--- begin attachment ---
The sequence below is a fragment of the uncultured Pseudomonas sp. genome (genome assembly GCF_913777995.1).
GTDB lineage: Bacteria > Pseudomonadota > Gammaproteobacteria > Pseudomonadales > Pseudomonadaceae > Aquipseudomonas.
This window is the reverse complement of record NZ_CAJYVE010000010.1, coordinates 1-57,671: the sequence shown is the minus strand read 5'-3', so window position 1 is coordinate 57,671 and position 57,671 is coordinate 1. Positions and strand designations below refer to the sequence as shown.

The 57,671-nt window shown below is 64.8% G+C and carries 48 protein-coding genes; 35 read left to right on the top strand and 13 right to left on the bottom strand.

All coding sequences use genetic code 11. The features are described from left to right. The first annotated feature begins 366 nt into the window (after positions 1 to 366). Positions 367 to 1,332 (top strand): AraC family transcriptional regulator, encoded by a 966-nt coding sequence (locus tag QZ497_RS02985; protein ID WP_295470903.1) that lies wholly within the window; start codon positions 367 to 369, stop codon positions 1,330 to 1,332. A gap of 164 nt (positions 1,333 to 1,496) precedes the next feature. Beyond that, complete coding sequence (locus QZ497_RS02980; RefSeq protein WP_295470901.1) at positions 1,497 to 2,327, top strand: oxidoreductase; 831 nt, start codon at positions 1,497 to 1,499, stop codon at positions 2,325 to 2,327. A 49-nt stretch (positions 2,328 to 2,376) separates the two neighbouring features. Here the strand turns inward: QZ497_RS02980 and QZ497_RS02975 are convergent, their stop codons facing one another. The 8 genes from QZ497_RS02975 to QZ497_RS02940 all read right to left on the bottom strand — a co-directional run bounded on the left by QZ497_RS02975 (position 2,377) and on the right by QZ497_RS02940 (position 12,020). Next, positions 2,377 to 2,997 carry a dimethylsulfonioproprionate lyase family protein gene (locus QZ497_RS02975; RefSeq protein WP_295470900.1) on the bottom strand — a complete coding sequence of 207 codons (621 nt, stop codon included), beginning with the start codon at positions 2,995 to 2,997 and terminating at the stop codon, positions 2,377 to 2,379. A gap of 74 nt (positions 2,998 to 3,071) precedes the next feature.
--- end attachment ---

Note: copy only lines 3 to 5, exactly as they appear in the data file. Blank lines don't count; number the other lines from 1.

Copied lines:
This window is the reverse complement of record NZ_CAJYVE010000010.1, coordinates 1-57,671: the sequence shown is the minus strand read 5'-3', so window position 1 is coordinate 57,671 and position 57,671 is coordinate 1. Positions and strand designations below refer to the sequence as shown.

The 57,671-nt window shown below is 64.8% G+C and carries 48 protein-coding genes; 35 read left to right on the top strand and 13 right to left on the bottom strand.

All coding sequences use genetic code 11. The features are described from left to right. The first annotated feature begins 366 nt into the window (after positions 1 to 366). Positions 367 to 1,332 (top strand): AraC family transcriptional regulator, encoded by a 966-nt coding sequence (locus tag QZ497_RS02985; protein ID WP_295470903.1) that lies wholly within the window; start codon positions 367 to 369, stop codon positions 1,330 to 1,332. A gap of 164 nt (positions 1,333 to 1,496) precedes the next feature. Beyond that, complete coding sequence (locus QZ497_RS02980; RefSeq protein WP_295470901.1) at positions 1,497 to 2,327, top strand: oxidoreductase; 831 nt, start codon at positions 1,497 to 1,499, stop codon at positions 2,325 to 2,327. A 49-nt stretch (positions 2,328 to 2,376) separates the two neighbouring features. Here the strand turns inward: QZ497_RS02980 and QZ497_RS02975 are convergent, their stop codons facing one another. The 8 genes from QZ497_RS02975 to QZ497_RS02940 all read right to left on the bottom strand — a co-directional run bounded on the left by QZ497_RS02975 (position 2,377) and on the right by QZ497_RS02940 (position 12,020). Next, positions 2,377 to 2,997 carry a dimethylsulfonioproprionate lyase family protein gene (locus QZ497_RS02975; RefSeq protein WP_295470900.1) on the bottom strand — a complete coding sequence of 207 codons (621 nt, stop codon included), beginning with the start codon at positions 2,995 to 2,997 and terminating at the stop codon, positions 2,377 to 2,379. A gap of 74 nt (positions 2,998 to 3,071) precedes the next feature.